For many of us, this season of quarantine has opened the door for more time at home spent with family. And that’s a good thing, right? But for some people, more time with family equals more time dealing with conflict and anger. If we don’t deal with conflict and anger in healthy ways, our disagreements will deal destructively with us.
I’ll never forget a time when I was a senior in high school—and in full rebellion—that my dad and I had a disagreement which escalated into a full-blown argument, which continued to escalate until I almost came to blows with my dad. (I had been lifting weights for a couple of years at that point, and I figured I could take him. That’s how bad it got.) Fortunately, things calmed down, but the brokenness in that relationship took a long time to heal.
Fast forward. About seven years ago I told my, then, fifteen-year-old daughter to do something, and she pushed back, which in my mind was being a bit disrespectful. We exchanged words, things began to escalate, and I lost my cool and said those parenting words that we tend to say in moments of conflict with our kids that never really work, “Yes, you will do this, because I’m the dad, and I said so!” Which means—I’m bigger and stronger than you, and I can make you do this if I have to! That anger I had with my dad back when I was seventeen was being repeated when I was the dad and my daughter was fifteen. Not cool!
Most of us have been there, done that. We’ve either been on the receiving end of someone else’s anger boiling over, or we’ve been the one boiling over. Here are five ways we can reverse the rush of anger.
- Request help from God IMMEDIATELY. Anger will either escalate or dissipate with no hesitation. To get ahead of the escalation, we have to escalate our prayers and turn to the One who calms the heart and soothes the soul. Paul wrote, “Be angry and do not sin; do not let the sun go down on your anger” (Ephesians 4:26, ESV).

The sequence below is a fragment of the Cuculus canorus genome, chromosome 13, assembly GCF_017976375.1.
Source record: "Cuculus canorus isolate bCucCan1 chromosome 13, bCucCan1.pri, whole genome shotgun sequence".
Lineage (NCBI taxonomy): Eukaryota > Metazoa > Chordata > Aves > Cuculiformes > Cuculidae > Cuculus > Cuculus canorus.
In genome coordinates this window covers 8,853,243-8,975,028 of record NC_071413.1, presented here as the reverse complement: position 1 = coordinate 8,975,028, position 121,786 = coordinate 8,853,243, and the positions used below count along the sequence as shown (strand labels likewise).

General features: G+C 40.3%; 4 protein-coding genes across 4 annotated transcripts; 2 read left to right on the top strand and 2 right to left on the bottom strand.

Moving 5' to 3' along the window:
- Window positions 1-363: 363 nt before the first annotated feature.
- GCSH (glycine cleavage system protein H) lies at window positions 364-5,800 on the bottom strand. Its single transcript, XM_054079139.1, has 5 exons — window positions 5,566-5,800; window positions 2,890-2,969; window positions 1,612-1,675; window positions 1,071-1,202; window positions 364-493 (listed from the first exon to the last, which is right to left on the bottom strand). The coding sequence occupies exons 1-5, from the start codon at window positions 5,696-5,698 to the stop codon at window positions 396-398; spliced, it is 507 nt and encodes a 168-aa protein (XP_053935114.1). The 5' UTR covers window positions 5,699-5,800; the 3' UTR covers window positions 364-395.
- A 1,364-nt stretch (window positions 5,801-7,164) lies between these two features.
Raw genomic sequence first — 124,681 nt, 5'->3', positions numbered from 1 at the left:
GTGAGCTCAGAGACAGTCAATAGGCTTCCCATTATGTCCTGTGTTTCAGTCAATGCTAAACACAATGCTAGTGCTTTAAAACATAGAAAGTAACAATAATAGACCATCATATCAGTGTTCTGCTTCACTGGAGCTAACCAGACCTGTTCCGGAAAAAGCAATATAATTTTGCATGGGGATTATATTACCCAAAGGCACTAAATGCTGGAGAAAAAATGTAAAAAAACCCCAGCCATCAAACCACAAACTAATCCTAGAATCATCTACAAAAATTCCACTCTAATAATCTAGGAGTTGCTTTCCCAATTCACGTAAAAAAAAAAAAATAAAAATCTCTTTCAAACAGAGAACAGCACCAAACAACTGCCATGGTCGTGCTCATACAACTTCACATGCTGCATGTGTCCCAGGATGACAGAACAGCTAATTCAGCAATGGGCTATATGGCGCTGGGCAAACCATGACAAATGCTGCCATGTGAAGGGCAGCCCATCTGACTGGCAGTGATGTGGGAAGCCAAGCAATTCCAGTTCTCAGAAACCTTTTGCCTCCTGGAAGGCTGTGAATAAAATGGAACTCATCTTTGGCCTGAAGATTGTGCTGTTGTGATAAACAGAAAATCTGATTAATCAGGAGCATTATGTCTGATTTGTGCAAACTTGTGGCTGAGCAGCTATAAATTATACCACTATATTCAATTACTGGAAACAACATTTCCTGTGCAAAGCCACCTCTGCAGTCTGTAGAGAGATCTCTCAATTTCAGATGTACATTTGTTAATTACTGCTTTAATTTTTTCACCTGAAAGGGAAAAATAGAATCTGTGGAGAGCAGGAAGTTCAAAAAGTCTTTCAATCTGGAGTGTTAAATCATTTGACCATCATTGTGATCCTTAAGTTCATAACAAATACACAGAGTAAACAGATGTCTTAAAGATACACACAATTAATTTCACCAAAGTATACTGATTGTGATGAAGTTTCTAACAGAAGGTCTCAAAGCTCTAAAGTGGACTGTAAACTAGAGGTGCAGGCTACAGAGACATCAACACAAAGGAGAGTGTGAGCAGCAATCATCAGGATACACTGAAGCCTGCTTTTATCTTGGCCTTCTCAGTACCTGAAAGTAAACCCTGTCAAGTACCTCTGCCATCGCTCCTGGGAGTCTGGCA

- Exit volatile situations. Leave the room. Take a walk. Exit the situation, so that you (and the other person) has time for the first thing—request help from God immediately. Five times in the New Testament we are instructed to flee from passions that hold us back from following God (1 Corinthians 6:18, 10:14; 1 Timothy 6:11; 2 Timothy 2:22; Hebrews 11:25).
- Get over it. Not to sound harsh, but when you give it over to God, get over it. Don’t live in the past. Step into the future. Love “keeps no record of wrongs” (1 Corinthians 13:5, NIV).
- Note the root cause.What’s really going on inside your heart and mind? Why are you reacting the way you are? Not until you root out the cause will you root away your anger (Luke 6:45).
- Act as the master, not as the slave. We have the power of the resurrected Christ indwelling us through His Spirit. Thus, we can choose to surrender our anger to Him, and let Him rule our hearts. Peter reminds us, “For whatever overcomes a person, to that he is enslaved” (2 Peter 2:19b, ESV).
How wonderful it is when relationships are healed, hearts are set free, and anger is present no more. I hope you find that healing today.